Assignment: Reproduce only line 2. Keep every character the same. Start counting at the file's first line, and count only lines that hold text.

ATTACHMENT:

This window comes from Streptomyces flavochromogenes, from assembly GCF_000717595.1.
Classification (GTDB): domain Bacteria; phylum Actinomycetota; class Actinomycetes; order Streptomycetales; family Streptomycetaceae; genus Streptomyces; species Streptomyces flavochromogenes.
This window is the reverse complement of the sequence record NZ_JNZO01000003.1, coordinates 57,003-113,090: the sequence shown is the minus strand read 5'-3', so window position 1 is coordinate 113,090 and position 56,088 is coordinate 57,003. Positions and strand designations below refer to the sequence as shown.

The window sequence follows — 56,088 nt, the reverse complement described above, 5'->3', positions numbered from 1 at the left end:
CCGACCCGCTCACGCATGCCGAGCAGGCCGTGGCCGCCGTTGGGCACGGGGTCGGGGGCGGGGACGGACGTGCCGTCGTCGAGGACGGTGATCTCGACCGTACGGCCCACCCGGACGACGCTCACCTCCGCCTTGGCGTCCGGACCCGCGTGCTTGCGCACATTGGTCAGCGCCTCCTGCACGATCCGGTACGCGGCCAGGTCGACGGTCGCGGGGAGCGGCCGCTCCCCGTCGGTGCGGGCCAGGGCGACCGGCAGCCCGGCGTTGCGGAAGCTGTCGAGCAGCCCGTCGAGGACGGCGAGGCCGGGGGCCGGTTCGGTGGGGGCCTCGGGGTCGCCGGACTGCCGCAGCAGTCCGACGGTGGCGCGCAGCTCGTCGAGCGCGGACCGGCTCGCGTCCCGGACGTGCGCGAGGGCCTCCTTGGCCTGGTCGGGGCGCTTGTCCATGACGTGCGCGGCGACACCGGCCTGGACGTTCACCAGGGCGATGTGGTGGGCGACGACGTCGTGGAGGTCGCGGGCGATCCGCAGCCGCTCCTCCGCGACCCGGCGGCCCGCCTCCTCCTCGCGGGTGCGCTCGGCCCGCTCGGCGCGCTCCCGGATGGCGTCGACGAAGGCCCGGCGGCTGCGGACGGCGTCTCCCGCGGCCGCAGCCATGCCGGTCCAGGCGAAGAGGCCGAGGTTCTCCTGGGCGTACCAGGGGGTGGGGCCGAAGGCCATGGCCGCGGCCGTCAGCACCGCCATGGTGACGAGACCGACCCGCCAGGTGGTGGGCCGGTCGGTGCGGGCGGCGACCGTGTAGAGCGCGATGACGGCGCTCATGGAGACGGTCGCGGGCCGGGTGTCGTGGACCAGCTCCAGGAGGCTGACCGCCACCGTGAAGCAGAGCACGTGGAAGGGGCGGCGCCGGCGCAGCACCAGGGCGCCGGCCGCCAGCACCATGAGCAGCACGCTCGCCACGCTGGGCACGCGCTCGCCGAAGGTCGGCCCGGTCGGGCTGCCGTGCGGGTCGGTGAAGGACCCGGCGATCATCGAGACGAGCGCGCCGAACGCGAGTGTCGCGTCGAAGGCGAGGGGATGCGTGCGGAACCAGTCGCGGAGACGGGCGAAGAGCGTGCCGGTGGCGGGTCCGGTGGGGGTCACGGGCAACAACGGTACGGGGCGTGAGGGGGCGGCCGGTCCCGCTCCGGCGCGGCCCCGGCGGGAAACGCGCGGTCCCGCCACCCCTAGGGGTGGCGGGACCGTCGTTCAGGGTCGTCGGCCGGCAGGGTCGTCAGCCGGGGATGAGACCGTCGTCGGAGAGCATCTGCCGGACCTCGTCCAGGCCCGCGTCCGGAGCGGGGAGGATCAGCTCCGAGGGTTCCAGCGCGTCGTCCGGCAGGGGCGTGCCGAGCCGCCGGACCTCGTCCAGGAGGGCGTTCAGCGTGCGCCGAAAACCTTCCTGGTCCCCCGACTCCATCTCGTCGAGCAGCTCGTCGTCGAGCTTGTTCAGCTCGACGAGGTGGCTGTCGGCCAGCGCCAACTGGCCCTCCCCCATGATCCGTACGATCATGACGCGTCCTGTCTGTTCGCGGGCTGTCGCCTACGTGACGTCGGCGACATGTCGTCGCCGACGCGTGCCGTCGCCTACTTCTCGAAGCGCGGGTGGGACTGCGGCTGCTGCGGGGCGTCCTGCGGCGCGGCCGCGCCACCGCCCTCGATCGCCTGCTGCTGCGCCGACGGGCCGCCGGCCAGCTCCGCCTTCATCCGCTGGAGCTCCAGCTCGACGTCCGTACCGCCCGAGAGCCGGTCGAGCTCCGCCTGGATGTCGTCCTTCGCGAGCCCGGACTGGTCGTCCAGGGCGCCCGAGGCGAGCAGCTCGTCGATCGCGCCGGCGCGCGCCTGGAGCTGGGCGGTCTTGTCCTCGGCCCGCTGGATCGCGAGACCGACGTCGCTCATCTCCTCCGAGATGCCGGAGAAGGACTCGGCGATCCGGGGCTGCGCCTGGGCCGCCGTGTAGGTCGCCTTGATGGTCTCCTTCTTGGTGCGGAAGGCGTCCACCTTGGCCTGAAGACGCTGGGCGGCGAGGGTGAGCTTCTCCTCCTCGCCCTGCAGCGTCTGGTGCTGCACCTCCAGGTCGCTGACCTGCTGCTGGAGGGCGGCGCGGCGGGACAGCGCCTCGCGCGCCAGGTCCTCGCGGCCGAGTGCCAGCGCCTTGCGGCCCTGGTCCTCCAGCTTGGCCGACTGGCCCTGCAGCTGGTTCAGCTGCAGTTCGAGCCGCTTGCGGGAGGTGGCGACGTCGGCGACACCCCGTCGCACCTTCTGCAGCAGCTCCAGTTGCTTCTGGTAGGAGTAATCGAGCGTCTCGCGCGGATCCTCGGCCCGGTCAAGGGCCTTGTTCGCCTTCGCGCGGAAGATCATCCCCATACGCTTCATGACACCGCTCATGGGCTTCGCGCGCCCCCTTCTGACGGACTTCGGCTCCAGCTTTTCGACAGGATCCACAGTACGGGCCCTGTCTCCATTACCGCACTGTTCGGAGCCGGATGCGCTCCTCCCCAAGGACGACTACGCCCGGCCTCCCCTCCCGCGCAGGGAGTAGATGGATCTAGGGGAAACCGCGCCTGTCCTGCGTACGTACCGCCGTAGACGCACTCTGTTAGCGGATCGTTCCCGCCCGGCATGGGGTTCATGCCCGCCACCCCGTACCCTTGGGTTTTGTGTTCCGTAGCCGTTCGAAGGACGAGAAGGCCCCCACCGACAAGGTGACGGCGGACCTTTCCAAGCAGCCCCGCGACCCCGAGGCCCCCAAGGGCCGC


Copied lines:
Classification (GTDB): domain Bacteria; phylum Actinomycetota; class Actinomycetes; order Streptomycetales; family Streptomycetaceae; genus Streptomyces; species Streptomyces flavochromogenes.